What I am about to write will upset some people. If you feel you can't handle it, turn back now.
It is a beautiful pre-Spring day today in Kingsport. As I passed the cemetery on my way to the office, I noticed that several people were out decorating the graves of their loved ones with flowers. It dawned on me that Spring officially kicks off this Friday and those folks were getting a jump on things by taking advantage of the beautiful weather. But my mind immediately began processing the whole idea of flowers and memorials for those who have departed.
Why do we buy flowers for dead people? I can come up with a few reasons:
- To honor and pay our respects to the dearly departed.
- To show support for the surviving family.
- To make ourselves feel better by doing something.
Some people also like to commemorate the deaths of loved ones by creating roadside memorials. I'm sure you have seen these. You are driving along a busy thoroughfare and look off to the side and there it is. Perhaps it is a sign, or a makeshift cross, or even more flowers placed at the location of the accident that caused the loss of a loved one. It happens so often that some communities have been forced to enact legislation that prohibits these memorials because they may, in fact, be an obstruction that could potentially cause another accident.
Then there are those who memorialize their loved ones by dedicating the back windshields of their vehicles to the dearly departed. I have often wondered if people bought a car with the insurance money, felt guilty about it and then decided to have professional lettering done to dedicate their new car to their loved one. I will allow Paige to do so only if I leave her enough money to buy a Cadillac Escalade. If she puts my name on the back of some cheap import, I will seek God's permission to haunt her. Of course, I'm kidding... but I digress.
Finally, there are those who purchase advertising in newspapers and other periodicals dedicated to their loved ones. Perhaps you have seen these as well. You are flipping through the newspaper and you see a small one column ad that has an old picture of a person who died at some point in the past and then the ad says something like, "Dear Bobby Joe, although you have been gone for five years, we still miss you. We love you so much and we are glad that you are singing with the angelic chorus. We can't wait to be reunited. Love, Mary Sue and your loving family." First of all, I don't get this one. Secondly, do we think that the departed will read this?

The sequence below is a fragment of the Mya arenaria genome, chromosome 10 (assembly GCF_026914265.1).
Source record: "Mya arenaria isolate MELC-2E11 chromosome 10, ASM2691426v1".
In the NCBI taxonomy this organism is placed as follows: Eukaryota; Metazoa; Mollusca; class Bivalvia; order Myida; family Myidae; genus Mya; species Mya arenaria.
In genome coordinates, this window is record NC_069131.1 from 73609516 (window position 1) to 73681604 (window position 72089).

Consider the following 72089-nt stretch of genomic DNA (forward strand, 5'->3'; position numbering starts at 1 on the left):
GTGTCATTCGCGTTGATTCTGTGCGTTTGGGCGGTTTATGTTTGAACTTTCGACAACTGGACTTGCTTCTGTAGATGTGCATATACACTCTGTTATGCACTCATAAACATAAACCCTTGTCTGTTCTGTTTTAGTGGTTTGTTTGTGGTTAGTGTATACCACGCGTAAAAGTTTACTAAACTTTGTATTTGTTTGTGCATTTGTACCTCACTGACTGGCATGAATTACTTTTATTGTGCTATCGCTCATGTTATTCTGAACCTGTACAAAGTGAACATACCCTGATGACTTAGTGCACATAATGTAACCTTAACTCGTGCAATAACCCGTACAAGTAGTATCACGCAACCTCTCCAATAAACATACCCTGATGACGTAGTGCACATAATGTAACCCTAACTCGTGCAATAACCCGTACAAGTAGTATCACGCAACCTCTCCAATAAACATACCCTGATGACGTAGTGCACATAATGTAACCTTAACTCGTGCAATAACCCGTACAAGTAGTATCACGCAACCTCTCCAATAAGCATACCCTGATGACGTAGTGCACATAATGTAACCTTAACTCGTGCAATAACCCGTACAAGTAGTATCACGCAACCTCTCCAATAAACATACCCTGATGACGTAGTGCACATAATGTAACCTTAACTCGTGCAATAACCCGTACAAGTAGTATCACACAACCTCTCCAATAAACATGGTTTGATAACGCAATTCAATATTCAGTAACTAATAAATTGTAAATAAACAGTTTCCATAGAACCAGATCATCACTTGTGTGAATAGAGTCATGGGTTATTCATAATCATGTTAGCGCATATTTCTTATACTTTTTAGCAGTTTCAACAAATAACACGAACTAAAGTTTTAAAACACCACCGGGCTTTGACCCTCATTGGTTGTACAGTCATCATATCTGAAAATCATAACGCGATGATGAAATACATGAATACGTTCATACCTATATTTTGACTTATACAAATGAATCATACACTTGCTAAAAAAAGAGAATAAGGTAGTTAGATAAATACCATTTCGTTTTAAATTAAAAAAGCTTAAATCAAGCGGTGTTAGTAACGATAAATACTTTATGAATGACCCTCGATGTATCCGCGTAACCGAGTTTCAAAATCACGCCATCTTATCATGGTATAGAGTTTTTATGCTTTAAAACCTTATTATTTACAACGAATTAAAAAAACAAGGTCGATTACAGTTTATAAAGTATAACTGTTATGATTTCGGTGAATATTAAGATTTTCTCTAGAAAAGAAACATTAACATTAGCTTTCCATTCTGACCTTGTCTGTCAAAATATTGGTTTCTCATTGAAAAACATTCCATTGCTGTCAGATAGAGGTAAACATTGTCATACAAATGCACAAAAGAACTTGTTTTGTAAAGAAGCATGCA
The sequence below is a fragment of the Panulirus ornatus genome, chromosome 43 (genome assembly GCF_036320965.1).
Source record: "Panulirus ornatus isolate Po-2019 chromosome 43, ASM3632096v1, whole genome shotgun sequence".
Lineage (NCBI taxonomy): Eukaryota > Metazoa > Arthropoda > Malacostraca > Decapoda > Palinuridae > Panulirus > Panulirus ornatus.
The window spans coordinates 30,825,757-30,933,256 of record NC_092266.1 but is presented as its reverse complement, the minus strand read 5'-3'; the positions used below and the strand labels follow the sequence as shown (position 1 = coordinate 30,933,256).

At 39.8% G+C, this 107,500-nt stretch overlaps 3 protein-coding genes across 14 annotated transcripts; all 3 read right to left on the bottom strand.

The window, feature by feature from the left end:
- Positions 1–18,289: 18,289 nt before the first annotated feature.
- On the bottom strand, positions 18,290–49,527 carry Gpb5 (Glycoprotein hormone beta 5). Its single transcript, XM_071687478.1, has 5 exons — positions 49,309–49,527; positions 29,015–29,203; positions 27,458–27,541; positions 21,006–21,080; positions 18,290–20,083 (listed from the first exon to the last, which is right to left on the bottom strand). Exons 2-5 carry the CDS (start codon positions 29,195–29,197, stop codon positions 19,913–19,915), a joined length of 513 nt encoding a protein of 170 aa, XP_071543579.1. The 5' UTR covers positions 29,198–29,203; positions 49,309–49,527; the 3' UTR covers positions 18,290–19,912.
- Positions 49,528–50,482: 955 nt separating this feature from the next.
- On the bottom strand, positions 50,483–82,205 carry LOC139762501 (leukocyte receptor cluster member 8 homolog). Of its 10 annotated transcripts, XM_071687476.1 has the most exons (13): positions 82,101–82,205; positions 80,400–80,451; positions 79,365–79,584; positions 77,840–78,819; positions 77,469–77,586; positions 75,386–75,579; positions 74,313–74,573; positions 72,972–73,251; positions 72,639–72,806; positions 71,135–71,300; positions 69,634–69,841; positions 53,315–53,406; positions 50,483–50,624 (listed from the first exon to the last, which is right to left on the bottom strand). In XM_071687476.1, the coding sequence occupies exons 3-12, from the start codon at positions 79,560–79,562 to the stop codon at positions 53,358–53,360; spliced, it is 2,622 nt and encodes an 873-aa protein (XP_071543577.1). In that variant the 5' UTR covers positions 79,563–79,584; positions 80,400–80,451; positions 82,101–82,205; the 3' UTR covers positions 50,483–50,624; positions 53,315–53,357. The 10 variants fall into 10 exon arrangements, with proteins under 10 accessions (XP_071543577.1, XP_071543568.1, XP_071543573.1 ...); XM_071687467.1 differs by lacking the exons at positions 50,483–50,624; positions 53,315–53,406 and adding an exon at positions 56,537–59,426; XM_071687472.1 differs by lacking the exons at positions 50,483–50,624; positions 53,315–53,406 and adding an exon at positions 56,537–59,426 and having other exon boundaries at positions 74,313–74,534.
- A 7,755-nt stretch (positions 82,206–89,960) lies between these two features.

Please understand, the purpose of this is not to belittle any of these activities...okay, okay so that last one is a tad belittling, but seriously people. I have enough education and experience to know the therapeutic value of many of these activities from a counseling perspective (even though these things can also complicate the grieving process- that is a blog for another day.) I write this to let you know that I, personally, would prefer not to have these things done for me in my name. When I die, preferably years from now, if you would like to do something for me, here are a few ideas.
If buying flowers makes you feel better, buy some and take them to a shut-in. Sit down and talk with him or her and spend some time telling them that I wanted you to do this so that you could encourage them and introduce them to Jesus if they don't know Him.
If you want to spend money then forget hundreds of dollars for flowers and go give money to my church, or the Tennessee Baptist Children's Home, or Compassion International, or the Cooperative Program of the SBC. Do something to spend your money on someone else's life, not over my dead body.
If you want to build something, don't erect some memorial on the side of the road. Go fix a roof that is leaking on an elderly widow's house. Go see to it that more clean water wells get placed in Sudan. Whatever you do, don't put a plaque on it with my name. Do it in Jesus' name.
My theology tells me that at my earthly death my soul and spirit are in the presence of the Holy One. I am not one bit concerned if flowers are decomposing over my corpse because I am going to get a new body--and it is going to look GOOD (work with me here.) My point is I don't want my loved ones wrapped up in my death, I want them to be wrapped up in life, their lives in Christ! After all, the things that make me "me," will not be dead. If we truly believe that and we live by faith then we should be rejoicing and not opining. Yes, we miss our loved ones. Yes, the loss can be difficult. But the victory over death that we experience only through Jesus Christ should far out-weigh our sadness.
Spring is almost here! Let's celebrate life!